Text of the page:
Incidents involving sharks and people are on the rise in South eastern Australia. Finding a non-lethal solution is a conservation challenge. Australian Aerial Patrol has been observing sharks for 18 years. Lachlan will examine their historical data to better understand and improve shark safety strategies.
I grew up in south-eastern Australia and ever since I can remember I have been fascinated by the aquatic world – and by fish in particular. My dad still likes to tell people how as a child I used to run to any patch of water, whether it was a puddle or the ocean or anything in between, and shout that I could see a fish! No matter how small or insignificant that fish, I was still very excited and usually had to be carried away from the water I was looking into or I would never leave. In my...
Ensure the accuracy, reliability and statistical rigour of shark sighting data collected by Aerial Patrol volunteers and enable these data to be used for shark management purposes.
Long term observations of shark abundance and distribution are rare, especially if independent of fishing activities. Whilst there are is one long tern data sets available to the north of the patrol area it is based on a shark culling program and this has documented significant declines in some species. The Aerial Patrol is in a unique position to count shark numbers as its charter relates to spotting sharks and its role in beach safety will continue long into the future.
Moreover, whilst the chance of shark attack is very slim the presence of sharks on beaches generates a great deal of concern that translates into political pressure for action. This has generated a culling program for the beaches 200klm north of the Aerial Patrol flight path which has operated for 70 years. This culling program has a significant bycatch of protected and endangered species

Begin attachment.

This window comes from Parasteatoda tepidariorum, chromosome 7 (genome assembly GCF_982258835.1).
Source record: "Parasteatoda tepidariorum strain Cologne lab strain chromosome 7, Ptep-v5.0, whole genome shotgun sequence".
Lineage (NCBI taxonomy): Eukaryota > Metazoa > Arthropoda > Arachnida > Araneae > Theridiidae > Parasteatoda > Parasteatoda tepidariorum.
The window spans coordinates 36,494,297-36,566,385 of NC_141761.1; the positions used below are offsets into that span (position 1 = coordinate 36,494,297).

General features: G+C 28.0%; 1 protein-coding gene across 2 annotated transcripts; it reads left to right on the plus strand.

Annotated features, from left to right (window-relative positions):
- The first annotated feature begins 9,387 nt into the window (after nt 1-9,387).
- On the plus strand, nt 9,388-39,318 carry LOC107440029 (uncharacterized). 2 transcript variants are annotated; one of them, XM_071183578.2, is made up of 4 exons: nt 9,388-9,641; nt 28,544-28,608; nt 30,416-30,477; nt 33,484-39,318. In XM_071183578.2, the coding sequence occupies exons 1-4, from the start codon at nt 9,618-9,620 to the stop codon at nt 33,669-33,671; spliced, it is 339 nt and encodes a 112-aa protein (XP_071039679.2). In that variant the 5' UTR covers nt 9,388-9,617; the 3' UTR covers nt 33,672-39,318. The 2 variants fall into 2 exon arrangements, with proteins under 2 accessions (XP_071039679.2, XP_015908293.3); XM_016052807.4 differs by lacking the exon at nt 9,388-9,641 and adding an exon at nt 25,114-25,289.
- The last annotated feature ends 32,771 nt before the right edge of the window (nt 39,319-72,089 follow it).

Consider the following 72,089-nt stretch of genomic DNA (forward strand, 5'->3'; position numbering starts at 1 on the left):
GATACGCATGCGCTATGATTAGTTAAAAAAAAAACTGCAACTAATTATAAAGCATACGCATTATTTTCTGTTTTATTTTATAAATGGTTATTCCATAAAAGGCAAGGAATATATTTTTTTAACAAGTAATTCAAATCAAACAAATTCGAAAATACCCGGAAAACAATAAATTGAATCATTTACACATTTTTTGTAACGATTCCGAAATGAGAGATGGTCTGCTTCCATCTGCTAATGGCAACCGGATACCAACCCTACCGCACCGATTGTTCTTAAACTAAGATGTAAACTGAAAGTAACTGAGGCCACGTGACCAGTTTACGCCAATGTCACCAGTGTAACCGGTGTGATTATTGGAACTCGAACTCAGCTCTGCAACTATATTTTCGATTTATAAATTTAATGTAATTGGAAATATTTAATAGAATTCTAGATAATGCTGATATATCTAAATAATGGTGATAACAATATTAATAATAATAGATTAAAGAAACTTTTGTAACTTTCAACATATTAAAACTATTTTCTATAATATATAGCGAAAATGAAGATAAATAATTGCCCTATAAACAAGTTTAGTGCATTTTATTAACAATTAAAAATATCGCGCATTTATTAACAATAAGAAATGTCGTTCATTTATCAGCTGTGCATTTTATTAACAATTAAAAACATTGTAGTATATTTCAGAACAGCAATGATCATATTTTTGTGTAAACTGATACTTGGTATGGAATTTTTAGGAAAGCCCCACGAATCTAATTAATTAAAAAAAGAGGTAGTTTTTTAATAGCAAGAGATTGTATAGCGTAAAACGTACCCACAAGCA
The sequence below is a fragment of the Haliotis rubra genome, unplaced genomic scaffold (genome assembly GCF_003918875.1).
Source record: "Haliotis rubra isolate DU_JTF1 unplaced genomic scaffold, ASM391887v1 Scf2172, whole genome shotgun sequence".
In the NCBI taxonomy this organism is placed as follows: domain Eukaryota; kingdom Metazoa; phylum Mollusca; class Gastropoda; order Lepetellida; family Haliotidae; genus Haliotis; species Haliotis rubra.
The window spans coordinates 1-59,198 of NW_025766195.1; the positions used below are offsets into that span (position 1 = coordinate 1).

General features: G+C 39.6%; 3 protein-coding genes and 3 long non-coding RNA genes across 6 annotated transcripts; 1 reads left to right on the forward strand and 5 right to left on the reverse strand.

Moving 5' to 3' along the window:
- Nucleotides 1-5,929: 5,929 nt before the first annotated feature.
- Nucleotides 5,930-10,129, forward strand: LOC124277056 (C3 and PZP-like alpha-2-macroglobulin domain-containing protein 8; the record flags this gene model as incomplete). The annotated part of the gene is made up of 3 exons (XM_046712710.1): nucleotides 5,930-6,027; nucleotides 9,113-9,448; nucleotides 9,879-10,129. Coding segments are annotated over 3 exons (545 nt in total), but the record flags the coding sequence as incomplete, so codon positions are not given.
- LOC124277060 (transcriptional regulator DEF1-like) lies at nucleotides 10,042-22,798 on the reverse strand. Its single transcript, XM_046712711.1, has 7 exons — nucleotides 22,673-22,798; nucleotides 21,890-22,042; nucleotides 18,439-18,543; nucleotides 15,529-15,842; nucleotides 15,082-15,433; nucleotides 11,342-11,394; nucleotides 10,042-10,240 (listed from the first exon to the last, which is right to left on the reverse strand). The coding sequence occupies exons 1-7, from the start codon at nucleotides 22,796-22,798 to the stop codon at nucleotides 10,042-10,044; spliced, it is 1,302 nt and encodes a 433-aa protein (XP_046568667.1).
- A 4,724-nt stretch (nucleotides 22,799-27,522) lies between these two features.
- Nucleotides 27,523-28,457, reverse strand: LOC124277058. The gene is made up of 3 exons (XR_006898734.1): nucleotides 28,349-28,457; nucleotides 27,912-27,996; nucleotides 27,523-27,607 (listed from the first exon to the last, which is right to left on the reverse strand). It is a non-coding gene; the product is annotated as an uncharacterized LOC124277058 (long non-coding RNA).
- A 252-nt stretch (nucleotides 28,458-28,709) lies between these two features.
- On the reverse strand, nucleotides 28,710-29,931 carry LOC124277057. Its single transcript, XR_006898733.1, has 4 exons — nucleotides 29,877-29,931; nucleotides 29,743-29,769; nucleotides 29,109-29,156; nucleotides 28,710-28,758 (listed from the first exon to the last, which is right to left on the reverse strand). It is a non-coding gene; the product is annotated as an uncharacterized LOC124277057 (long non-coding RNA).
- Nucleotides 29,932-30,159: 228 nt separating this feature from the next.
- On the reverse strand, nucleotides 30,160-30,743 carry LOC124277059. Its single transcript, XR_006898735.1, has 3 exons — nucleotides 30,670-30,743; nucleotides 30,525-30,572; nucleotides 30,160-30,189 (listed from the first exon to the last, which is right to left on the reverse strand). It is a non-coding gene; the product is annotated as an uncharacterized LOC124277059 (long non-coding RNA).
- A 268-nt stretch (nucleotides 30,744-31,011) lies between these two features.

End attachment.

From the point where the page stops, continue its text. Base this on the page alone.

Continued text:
Currently each shark sighting is logged and we have 18 years of data which has potential value because it is fishery independent, does not involve mortality of sharks, covers a large stretch of coastline and there are no alternative sources of the same information. What we are unclear about is the potential value and limitations of the data and we need the expertise of those who have been involved in aerial assessments of marine animals. We know from the existing literature that there are issues we need to either simply acknowledge (such as the potential double counting) or factor into our analyses (e.g. lack of randomness in sampling due to flights path being the same every trip). It would be a shame to have collected another ten years of data to then be told that some simple changes could have enhanced its value.
There is a great deal of public interest in sharks, both positive and negative. The AAP has a lot of credibility in the community and we are in a position to provide factual information, as long as it is credible. We want to provide report backs to the community on our sightings and provide objective information on numbers we see each year.
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False Bay is home to one of the world’s largest white shark populations and a growing human community. This creates a number of challenges for both people and sharks. Alison is finding out how these apex predators shape the bay and what would happen if they disappeared.